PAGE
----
Located in Riverwood, the Salt Pan Creek Wetlands have been transformed from a once under-used paddock into a much needed parkland for the South Western Sydney community to enjoy.
Image courtesy of Canterbury City Council website
Since 2004, work on the Riverwood Wetlands has been steadily transforming what was once an old and under-used paddock into a site that is fast becoming a popular recreation site for the people of Riverwood and the surrounding suburbs.
It is an ideal place to take time out for a walk around the pond or to have a picnic with your family. The kids will enjoy playing at the playground, riding their bikes, or feeding the ducks and other birdlife that is returning to this once neglected area.
The reserve features a wetland with fish, turtles and various birdlife. Native birds are making the area their home again, bringing a real sense of natural beauty and serenity to the suburb.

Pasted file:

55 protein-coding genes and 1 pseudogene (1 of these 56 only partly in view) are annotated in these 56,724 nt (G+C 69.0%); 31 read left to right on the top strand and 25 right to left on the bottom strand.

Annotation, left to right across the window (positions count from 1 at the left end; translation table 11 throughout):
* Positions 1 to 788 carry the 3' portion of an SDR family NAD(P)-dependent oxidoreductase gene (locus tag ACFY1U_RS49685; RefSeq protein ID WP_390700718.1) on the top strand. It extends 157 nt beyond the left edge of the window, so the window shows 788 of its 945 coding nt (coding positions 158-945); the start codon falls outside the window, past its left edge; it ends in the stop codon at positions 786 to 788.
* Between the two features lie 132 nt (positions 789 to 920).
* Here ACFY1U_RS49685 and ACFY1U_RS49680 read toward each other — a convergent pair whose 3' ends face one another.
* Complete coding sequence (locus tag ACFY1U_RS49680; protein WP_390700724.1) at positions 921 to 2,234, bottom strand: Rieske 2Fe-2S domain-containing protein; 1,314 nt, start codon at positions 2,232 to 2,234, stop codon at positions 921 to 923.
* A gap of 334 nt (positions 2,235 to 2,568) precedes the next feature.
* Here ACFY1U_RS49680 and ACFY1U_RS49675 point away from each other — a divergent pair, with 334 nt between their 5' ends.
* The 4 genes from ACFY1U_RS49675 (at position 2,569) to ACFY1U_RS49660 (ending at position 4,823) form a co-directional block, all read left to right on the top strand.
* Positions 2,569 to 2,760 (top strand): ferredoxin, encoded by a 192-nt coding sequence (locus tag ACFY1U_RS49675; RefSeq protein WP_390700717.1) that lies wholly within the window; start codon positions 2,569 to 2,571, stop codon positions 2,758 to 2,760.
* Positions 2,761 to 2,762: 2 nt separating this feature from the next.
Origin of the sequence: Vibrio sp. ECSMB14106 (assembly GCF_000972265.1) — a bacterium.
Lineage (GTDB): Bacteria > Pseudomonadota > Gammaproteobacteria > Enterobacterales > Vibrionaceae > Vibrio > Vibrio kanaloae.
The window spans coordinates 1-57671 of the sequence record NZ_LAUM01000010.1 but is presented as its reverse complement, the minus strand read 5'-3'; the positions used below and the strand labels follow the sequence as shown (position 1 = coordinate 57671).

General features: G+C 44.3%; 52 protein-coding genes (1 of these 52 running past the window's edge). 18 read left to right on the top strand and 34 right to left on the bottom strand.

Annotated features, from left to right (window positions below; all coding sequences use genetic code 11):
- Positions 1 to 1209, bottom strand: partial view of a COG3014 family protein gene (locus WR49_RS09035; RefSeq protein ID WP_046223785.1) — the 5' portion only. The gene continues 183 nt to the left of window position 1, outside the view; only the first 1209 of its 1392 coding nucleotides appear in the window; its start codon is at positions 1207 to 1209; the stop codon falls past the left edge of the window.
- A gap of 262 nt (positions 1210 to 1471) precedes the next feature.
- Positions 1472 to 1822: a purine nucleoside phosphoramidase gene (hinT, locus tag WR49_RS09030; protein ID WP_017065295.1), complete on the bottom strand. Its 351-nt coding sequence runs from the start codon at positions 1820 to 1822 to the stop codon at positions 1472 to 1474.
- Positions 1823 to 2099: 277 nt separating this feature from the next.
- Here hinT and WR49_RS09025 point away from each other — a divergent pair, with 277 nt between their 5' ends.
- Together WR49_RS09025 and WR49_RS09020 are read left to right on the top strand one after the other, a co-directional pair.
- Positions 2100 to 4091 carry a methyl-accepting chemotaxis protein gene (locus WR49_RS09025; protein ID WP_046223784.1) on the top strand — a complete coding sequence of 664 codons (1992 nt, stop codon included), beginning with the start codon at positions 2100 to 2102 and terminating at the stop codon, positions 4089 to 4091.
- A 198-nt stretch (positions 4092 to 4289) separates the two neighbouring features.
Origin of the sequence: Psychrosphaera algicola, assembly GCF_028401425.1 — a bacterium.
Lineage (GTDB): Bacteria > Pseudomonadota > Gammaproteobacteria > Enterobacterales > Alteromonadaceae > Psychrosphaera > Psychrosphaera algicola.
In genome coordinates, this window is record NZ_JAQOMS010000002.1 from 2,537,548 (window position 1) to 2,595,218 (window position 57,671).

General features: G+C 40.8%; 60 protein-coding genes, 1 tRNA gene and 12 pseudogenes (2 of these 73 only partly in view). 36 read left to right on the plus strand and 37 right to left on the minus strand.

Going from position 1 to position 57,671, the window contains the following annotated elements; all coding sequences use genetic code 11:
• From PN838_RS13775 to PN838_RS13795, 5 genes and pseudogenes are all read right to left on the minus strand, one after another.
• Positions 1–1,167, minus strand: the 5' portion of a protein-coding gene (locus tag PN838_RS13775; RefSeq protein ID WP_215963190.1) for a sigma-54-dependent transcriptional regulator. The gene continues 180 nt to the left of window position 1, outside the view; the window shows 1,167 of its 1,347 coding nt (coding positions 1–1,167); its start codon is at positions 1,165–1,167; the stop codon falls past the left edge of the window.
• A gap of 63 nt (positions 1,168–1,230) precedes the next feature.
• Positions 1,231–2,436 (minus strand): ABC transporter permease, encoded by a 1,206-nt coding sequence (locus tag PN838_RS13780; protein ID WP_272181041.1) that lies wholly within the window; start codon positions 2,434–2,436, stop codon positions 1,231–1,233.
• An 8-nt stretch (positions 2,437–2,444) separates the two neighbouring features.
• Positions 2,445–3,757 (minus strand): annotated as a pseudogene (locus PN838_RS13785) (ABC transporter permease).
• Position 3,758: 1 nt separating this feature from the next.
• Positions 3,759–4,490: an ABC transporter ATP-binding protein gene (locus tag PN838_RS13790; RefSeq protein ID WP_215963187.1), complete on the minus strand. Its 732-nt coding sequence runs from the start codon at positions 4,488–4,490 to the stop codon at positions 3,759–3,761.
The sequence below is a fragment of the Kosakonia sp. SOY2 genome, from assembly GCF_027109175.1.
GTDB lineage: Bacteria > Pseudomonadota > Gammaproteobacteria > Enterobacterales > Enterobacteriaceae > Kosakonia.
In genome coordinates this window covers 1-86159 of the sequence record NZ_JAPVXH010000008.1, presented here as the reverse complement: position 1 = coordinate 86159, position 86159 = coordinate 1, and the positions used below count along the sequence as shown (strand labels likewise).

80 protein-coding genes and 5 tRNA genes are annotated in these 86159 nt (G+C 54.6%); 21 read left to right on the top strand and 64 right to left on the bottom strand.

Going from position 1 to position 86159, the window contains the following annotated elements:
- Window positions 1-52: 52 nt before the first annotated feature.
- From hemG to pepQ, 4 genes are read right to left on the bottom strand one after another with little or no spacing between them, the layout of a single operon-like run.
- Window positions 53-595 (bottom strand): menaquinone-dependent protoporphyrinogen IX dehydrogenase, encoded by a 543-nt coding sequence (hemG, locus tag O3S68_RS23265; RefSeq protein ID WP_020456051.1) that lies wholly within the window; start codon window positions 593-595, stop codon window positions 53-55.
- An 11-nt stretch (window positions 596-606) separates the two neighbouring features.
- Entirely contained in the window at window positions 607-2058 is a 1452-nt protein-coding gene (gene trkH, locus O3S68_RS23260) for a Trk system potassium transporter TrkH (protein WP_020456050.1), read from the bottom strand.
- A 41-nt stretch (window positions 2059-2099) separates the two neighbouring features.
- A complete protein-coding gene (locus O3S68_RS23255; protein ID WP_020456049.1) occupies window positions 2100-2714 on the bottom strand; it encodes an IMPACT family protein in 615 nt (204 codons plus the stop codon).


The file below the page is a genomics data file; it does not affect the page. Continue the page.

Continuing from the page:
Stage 1 and 2 are now complete. Stage 1 included the establishment of the wetlands, walkways and cycleways around the ornamental pond, landscaping and gardening, a new carpark area adjacent to the community centre, additional automatic toilets and re-establishing the community gardens area. Stage 2 consists of some improved access as well as a senior playground, picnic area, and gazebo.
Later this year will see the installation of new barbeques and more playgrounds facilities.
To keep the older kids entertained is the nearbyskate park located on the other side of the Community Centre. It is popular with teens for roller-blading, BMX bike riding and skateboarding.
The suberb of Riverwood formed part of the traditional land of the Eora Aboriginal people who continued to live in the area until the early 1800s when several land grants saw white settlement take over the district. Once known as Herne Bay, the area was renamed Riverwood in 1957 after the small waterway which ran off the nearby Salt Pan Creek.